Lifeline: Distributing pulses seeds in emergencies

Emergencies like natural disasters and protracted conflicts can have a devastating impact on countries and populations. Among the many sectors affected by emergencies is agriculture—floods, droughts, hurricanes and war can wipe out farms and crops in an instant, leaving behind a barren landscape and widespread food insecurity.

One of the primary strategies of FAO in emergency operations is to provide quality seeds of appropriate crops and varieties to farmers in a timely manner. Bean seeds are among the most widely distributed for many reasons. Due to their low oil content, dried beans and pulses have a slow rate of deterioration, meaning they can be stored in heat and humidity for a long time without losing their ability to germinate and grow. Beans are also a popular food in many diets across the world, and a valuable source of protein in areas where meat and dairy are economically inaccessible.

FAO includes beans in its emergency seed distribution programmes all over the world. Read on to learn more about some of FAO’s disaster response operations that include the provision of pulses seeds.

Madagascar: disaster response and prevention

More than three-quarters of Malagasy families earn a living from agriculture, but frequent natural disasters cut into production and incomes, pushing families into poverty and hunger. From 2008 to 2010, FAO managed a project in the country aimed at improving the food security of the most vulnerable farming families and strengthening farmers’ resilience to soaring food prices and recurrent natural calamities. During this period, FAO distributed 50 tonnes of bean seeds of the lingo blanc variety and 3 tonnes of rice seeds to 10 000 households in the disaster-prone areas of Vatovavy Fitovinany and Atsimo Atsinana. FAO also provided training on production and storage of seeds. The bean seeds alone achieved a total production yield of 617 250 kg.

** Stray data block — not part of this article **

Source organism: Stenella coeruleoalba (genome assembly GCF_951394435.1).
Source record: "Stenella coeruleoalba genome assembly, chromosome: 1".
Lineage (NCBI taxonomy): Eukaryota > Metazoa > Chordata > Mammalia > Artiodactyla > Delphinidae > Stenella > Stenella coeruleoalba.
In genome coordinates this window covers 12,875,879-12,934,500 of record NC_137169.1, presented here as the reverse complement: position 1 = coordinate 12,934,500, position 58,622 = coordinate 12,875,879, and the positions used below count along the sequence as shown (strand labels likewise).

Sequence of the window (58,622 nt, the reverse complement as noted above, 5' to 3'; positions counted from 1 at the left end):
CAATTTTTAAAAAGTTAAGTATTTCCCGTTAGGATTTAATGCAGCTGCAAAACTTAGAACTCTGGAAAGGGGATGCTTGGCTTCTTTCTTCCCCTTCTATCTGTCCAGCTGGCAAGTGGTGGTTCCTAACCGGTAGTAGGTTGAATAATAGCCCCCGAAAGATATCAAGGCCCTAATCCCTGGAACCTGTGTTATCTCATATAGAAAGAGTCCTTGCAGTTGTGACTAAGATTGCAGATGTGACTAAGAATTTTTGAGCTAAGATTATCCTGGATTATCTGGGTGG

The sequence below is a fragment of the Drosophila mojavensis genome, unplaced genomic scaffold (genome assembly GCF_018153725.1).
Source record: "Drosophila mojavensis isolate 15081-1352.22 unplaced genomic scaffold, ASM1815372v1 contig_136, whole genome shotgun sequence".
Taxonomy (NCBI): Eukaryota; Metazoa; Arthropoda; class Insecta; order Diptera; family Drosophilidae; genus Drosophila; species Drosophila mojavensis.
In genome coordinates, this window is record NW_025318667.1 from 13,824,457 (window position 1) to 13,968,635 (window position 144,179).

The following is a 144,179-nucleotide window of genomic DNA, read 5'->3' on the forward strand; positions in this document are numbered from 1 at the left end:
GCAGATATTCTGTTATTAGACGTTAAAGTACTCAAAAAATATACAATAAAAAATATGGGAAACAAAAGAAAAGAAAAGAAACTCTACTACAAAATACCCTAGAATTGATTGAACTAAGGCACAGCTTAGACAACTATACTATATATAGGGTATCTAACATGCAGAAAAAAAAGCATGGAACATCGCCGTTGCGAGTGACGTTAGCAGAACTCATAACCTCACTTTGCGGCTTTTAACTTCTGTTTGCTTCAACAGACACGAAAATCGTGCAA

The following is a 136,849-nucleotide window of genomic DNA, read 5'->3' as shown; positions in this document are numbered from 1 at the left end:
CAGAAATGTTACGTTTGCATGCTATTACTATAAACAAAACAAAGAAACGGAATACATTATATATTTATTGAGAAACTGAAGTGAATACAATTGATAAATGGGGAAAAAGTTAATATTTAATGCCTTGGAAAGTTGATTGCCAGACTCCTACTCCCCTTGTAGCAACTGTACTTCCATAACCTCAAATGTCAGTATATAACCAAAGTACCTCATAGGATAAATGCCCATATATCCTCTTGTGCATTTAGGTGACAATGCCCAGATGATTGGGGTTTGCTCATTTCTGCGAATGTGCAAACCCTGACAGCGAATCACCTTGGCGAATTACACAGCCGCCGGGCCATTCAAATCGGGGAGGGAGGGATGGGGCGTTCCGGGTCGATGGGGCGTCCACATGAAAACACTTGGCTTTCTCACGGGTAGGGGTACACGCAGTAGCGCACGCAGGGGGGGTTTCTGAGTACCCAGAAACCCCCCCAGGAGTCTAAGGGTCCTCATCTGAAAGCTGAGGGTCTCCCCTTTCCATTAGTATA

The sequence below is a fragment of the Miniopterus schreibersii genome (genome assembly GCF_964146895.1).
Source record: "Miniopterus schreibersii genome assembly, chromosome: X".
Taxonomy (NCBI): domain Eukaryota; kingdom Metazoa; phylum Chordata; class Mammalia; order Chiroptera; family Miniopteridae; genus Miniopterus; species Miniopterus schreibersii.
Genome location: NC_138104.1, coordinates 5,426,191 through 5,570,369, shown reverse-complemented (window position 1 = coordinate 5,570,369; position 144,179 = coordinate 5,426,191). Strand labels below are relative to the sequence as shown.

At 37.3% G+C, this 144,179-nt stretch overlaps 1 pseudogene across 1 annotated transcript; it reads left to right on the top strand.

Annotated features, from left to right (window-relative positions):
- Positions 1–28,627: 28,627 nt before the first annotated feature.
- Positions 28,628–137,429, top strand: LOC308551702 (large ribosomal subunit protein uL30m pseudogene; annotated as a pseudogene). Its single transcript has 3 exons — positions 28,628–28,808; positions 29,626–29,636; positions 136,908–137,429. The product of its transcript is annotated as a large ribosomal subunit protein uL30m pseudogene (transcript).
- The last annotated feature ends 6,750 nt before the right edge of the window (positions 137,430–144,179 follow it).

Lesotho: improving crop yields

In the past year, farmers in Lesotho have been experiencing low yields from their staple crops due to low soil fertility, soil erosion, drought, erratic rainfall and use of low yielding seeds. This has affected food production as well as considerably reducing incomes. Since 2012, 18 500 vulnerable farmers in Lesotho have received agricultural inputs through the FAO’s Emergency and Resilience Programme. These inputs included a 5-kg bag of maize seeds and a 5-kg bag of bean seeds. A large quantity of these seeds, worth over LSL 1 million, was purchased locally from the seed producers supported in earlier projects.

Haiti: rebuilding livelihoods

After the devastating earthquake in 2010, the FAO worked closely with the Haitian government to rebuild the agricultural sector, improve food security and create employment and livelihood opportunities for the rural population and internally displaced people moving to rural areas. Among other activities, FAO distributed seeds and supported the establishment of emergency seed stocks and seed storage and conservation. One project focused on the multiplication and distribution in rural areas of four bean varieties, two pigeon pea varieties, three maize varieties, one sorghum variety and three species of forage crops. The project reached 13 000 households and 30 groups of artisanal seed producers, eventually producing more than 3 000 tonnes of quality seeds for different crops, which helped to improve the diets of beneficiary households and generated additional revenue through the sale of surplus crops.

Assistance in the Dry Corridor of Latin America

The dry corridor of Latin America is regularly affected by extreme natural hazards, mainly recurrent droughts and severe flooding. It is estimated that more than 1 million families in the area rely on subsistence farming, and these natural disasters can have drastic effects on their agricultural production and livelihoods. In Guatemala, FAO responded to droughts from 2008 to 2010 by distributing bushels of locally produced bean seeds, in addition to other agricultural inputs. FAO has also provided training on the artisanal cultivation of bean seeds and crops. in 2015, dry weather caused by El Niño has led to estimated production deficits of as much as 60 percent of maize and 80 percent of beans. These declines put a large number of farmers in El Salvador, Guatemala, Honduras and Nicaragua in need of agricultural assistance. FAO is working with governments to support their response efforts, including the emergency assistance and building resilience to climate change.


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